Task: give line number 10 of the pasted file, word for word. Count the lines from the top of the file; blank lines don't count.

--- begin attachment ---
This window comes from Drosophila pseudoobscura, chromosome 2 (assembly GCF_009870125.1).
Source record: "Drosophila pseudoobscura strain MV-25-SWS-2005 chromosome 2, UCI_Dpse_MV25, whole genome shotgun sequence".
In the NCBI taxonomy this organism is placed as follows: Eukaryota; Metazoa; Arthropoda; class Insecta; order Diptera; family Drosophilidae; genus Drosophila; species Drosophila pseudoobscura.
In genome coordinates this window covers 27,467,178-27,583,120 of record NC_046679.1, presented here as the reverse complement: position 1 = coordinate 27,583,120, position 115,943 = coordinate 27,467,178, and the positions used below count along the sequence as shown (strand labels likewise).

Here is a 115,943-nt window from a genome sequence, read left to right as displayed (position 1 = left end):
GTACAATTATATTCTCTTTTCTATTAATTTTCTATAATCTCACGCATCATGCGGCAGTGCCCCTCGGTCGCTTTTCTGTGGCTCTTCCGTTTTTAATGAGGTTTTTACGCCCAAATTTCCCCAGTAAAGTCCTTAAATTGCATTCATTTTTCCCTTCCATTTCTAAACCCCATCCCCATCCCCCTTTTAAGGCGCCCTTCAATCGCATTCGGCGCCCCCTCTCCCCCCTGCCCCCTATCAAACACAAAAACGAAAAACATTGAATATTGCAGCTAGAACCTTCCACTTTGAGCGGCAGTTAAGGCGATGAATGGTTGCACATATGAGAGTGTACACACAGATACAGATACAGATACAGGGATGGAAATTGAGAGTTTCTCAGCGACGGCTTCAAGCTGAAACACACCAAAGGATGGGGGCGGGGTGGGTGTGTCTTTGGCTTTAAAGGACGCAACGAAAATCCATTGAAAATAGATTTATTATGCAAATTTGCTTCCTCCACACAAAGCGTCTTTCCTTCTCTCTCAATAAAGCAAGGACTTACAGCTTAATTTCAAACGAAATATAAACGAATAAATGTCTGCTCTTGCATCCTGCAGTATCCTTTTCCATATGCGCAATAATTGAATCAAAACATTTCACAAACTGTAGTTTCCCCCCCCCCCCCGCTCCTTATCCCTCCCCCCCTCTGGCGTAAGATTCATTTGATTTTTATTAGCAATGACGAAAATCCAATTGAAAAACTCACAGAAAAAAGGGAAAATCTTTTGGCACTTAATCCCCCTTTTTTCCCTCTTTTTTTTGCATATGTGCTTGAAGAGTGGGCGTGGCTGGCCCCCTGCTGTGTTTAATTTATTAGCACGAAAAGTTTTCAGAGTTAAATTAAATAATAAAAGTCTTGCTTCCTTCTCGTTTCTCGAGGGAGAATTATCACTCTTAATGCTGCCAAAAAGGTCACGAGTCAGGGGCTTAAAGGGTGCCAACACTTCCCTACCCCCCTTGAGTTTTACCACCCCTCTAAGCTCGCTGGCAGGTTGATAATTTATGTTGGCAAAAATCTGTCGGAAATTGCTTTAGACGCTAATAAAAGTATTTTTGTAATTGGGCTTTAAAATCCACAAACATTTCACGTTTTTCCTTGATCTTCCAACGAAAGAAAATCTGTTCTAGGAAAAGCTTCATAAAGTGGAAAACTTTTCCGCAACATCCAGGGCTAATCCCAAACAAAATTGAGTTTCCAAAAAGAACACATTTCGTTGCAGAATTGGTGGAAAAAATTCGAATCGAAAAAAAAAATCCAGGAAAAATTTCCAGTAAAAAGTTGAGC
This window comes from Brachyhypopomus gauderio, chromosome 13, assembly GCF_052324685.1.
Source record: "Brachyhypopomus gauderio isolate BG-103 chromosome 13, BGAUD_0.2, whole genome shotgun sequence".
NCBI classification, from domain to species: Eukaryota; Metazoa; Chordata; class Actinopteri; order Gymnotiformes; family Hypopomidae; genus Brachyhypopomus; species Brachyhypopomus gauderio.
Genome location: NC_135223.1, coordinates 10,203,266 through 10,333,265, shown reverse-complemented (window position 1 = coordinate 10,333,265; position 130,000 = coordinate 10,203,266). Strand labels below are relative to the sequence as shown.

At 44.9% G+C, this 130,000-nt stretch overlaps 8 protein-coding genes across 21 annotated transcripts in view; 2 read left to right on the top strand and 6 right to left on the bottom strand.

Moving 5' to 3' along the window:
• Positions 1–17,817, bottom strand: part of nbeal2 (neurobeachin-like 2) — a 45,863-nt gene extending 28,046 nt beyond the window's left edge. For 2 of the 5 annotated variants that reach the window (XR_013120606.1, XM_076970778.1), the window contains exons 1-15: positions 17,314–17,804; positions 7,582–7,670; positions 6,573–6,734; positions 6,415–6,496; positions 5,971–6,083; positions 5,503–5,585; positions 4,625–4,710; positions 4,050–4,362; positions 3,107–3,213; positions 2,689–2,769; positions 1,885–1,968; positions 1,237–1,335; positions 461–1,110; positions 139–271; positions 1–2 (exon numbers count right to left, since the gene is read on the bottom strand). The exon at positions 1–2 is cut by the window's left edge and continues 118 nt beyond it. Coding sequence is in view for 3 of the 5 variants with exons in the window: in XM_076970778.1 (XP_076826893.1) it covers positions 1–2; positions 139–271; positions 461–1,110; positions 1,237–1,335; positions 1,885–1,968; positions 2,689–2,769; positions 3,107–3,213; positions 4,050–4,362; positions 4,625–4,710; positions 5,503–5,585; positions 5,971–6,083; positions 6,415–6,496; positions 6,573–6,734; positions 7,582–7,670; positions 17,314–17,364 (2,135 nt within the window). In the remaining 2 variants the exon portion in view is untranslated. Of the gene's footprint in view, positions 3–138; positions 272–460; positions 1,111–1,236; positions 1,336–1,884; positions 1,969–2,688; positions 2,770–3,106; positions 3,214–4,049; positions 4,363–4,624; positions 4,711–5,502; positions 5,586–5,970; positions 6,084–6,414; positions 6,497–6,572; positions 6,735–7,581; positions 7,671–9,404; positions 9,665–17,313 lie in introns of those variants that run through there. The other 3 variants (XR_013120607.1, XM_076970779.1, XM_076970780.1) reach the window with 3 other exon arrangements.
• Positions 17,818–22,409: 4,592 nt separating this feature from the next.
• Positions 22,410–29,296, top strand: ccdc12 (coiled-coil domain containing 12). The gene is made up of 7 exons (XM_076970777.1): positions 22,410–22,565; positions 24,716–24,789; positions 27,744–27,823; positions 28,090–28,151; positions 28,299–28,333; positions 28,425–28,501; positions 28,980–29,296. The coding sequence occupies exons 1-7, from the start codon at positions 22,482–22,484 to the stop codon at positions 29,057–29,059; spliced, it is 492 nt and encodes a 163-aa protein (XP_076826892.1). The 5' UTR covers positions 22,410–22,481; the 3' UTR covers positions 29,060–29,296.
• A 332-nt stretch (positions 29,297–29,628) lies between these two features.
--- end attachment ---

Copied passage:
Genome location: NC_135223.1, coordinates 10,203,266 through 10,333,265, shown reverse-complemented (window position 1 = coordinate 10,333,265; position 130,000 = coordinate 10,203,266). Strand labels below are relative to the sequence as shown.